Released on this day in 1985, After Hours is the story of an uptight New York City office drone named Paul Hackett (Griffin Dunne, never better) who returns to his depressingly non-descript apartment after work one night, finds nothing worth watching on TV, and heads out to a diner with a copy of Henry Miller’s Tropic of Cancer for company. There, he meets a mysterious and alluring woman named Marcy (Rosanna Arquette) sitting nearby and strikes up a conversation with her. She tells him about her friend, an artist who sculpts Plaster of Paris bagel-and-cream cheese paper weights. They exchange numbers. He leaves. And then, figuring why the hell not, he calls her for a date. It’s late, but she invites him downtown to the SoHo loft where she’s staying. On the cab ride there, his only money (a $20 bill) flies out of the window. Oh well, he thinks, he still might get lucky anyway. But Paul doesn’t get lucky. In fact, he gets very unlucky.
Over the next 98 hyper-caffeinated minutes, Scorsese takes us on a harrowing series of existential trials in the wee-hour nocturnal desolation below Canal Street. After his date with Marcy turns weird, he splits. And with no money to get back uptown, he loiters around a bizarre, avant-garde Manhattan ghost town populated by a put-upon bartender (John Heard) who gets some bad news about his girlfriend, a clingy waitress with a beehive hairdo and a fondness for The Monkees (Teri Garr), an S&M dominatrix with “not a lot of scars” (Linda Fiorentino) and her leather-daddy boyfriend Horst (Will Patton), a manic Mister Softee ice cream truck driver (Catherine O’Hara), and a couple of dazed and confused burglars (Cheech and Chong). At every turn, just when it looks like Paul will be able to get home thanks to the kindness of strangers, some new cruel twist of fate’s knife lands him worse off than he was just a minute earlier. At one point, looking like a Yuppie version of Job, he looks to the heavens and screams, “What do you want from me?! What have I done?!” You don’t know whether to laugh or cry for the poor schmuck.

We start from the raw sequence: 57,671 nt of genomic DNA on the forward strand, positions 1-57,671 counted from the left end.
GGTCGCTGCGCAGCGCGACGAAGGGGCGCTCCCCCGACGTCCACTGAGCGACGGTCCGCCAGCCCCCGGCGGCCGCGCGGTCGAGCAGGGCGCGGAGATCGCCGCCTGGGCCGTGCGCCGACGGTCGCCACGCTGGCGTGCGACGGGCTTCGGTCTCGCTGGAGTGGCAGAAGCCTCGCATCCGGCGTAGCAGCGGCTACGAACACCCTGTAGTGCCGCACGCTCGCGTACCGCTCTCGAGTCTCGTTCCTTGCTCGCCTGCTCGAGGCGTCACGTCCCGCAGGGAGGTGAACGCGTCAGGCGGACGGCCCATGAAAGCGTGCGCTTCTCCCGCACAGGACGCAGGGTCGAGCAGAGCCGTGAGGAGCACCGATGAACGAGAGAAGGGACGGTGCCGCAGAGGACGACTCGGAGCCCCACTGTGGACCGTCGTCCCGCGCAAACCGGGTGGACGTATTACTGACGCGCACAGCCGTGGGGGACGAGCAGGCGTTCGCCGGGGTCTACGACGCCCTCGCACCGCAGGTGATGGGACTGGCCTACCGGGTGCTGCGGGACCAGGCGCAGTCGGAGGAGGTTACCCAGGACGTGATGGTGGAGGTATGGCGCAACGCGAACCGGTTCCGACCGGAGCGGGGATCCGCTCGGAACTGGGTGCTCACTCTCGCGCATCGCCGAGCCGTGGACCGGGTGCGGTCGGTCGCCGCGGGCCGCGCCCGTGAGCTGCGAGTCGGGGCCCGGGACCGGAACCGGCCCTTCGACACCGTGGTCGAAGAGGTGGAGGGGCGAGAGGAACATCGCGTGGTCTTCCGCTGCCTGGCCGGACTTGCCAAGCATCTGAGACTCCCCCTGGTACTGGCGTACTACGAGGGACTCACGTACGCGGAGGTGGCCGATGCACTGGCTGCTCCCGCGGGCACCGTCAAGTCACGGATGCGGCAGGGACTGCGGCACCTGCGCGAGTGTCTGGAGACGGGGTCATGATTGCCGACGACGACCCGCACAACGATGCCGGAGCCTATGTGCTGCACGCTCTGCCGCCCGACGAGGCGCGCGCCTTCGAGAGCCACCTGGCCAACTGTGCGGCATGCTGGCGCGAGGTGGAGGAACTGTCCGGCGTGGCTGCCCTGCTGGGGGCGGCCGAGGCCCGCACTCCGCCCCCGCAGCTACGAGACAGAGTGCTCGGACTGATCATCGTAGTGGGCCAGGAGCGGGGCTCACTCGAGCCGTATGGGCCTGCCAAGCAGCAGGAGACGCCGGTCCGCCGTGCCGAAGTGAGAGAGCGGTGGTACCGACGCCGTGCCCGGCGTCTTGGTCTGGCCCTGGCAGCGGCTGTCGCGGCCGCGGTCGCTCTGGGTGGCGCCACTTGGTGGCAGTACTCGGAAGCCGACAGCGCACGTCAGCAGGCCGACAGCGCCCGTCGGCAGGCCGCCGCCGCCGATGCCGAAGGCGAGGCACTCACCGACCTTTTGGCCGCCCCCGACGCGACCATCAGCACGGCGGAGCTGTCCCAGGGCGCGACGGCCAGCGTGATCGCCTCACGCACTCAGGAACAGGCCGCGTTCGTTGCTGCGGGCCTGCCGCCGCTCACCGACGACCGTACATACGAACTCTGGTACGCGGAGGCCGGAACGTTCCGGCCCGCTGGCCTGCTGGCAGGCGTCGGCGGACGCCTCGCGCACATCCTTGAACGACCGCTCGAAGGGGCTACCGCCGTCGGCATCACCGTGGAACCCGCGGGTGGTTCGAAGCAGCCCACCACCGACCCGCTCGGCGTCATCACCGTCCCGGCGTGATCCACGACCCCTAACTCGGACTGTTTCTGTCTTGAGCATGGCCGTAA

Unlike most of the movies that he’d made up until that point, After Hours didn’t begin with Scorsese. Joseph Minion, a 26-year-old aspiring filmmaker had written the script for a film class while studying at Columbia. He’d called it Lies and then A Night in Soho. The script would end up in the hands of An American Werewolf in London’s Dunne, who wanted to star in it. And after attracting the interest of Tim Burton, who had just finished his short film Frankenweenie, Dunne thought he was about to make the film. But after Paramount pulled the plug on Scorsese’s passion project, The Last Temptation of Christ, he knew that this was exactly the kind of giddy, guerilla-style cheapie he needed to do to keep his career momentum going and distract him from his heartache. The story was also set just blocks away from where he’d grown up in Little Italy. He knew this artsy, open-all-night demimonde of freaks and hipsters by osmosis. Burton graciously stepped aside. Although he’d end up doing okay for himself, quickly landing his feature-directing debut, Pee-Wee’s Big Adventure.